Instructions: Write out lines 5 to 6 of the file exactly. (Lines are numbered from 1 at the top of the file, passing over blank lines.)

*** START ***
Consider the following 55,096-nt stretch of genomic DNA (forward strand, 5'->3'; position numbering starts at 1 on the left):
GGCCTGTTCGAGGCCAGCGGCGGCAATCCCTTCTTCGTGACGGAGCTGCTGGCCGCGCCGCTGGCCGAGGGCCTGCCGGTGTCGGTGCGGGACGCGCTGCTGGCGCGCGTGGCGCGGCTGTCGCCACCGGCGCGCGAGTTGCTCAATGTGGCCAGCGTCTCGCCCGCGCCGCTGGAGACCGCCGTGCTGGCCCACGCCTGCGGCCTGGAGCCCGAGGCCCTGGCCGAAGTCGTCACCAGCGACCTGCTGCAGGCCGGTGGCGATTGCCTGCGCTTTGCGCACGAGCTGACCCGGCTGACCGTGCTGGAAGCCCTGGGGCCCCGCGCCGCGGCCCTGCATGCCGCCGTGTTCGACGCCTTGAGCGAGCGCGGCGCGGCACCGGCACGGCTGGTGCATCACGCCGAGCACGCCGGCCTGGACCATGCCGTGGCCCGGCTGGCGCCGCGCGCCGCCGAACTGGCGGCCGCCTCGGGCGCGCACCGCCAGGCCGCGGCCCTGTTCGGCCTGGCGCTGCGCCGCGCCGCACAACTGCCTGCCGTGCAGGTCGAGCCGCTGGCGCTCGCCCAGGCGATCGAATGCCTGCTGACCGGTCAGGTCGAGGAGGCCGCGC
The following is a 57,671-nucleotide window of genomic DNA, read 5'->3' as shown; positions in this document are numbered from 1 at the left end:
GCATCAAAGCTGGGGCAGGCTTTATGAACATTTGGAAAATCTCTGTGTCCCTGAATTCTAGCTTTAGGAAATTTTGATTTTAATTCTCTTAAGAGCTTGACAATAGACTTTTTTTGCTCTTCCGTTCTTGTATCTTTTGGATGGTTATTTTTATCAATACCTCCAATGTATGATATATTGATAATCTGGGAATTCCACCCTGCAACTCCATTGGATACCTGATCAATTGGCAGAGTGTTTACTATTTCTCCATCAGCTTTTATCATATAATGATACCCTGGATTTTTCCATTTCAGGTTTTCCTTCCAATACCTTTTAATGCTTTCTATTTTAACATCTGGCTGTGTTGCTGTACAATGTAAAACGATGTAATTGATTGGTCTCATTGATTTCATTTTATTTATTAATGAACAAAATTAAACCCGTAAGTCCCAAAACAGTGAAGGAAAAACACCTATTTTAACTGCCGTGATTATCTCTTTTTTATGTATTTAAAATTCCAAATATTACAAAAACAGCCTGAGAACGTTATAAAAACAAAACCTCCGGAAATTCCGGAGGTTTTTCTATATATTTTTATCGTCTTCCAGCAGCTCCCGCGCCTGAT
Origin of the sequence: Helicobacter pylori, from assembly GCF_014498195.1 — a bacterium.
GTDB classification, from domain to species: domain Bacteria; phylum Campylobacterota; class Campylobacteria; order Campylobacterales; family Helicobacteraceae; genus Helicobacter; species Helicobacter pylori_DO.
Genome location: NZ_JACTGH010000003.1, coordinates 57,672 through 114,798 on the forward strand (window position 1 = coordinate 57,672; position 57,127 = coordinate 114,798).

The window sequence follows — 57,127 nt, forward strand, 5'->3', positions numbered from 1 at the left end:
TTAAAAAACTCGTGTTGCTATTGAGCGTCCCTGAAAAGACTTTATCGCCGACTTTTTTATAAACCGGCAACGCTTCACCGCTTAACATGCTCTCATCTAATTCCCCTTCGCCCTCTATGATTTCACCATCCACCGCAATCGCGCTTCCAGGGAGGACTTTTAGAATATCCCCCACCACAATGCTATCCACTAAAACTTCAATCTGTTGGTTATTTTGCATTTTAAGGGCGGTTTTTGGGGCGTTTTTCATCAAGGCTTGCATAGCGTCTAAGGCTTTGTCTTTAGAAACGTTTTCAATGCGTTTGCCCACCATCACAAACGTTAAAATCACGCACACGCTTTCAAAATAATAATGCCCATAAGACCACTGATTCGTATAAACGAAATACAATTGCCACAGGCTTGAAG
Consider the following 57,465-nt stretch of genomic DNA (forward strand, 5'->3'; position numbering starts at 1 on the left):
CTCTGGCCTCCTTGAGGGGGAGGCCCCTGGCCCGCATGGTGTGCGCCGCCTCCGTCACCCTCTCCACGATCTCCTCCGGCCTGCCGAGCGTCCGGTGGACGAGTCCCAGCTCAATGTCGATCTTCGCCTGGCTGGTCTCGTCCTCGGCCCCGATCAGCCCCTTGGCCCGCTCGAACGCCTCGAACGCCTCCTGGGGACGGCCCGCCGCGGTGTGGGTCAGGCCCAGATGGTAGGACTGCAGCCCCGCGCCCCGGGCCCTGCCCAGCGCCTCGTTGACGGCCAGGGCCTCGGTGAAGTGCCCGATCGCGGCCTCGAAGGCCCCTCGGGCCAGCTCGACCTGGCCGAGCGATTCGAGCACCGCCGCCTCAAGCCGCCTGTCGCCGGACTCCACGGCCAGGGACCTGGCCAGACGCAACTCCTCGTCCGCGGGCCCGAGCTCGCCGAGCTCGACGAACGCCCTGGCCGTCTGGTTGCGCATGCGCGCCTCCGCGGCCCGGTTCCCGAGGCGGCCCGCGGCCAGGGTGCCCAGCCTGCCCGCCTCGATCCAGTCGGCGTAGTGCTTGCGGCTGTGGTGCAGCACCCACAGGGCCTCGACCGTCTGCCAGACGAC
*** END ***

Origin of the sequence: Helicobacter pylori, from assembly GCF_014498195.1 — a bacterium.
GTDB classification, from domain to species: domain Bacteria; phylum Campylobacterota; class Campylobacteria; order Campylobacterales; family Helicobacteraceae; genus Helicobacter; species Helicobacter pylori_DO.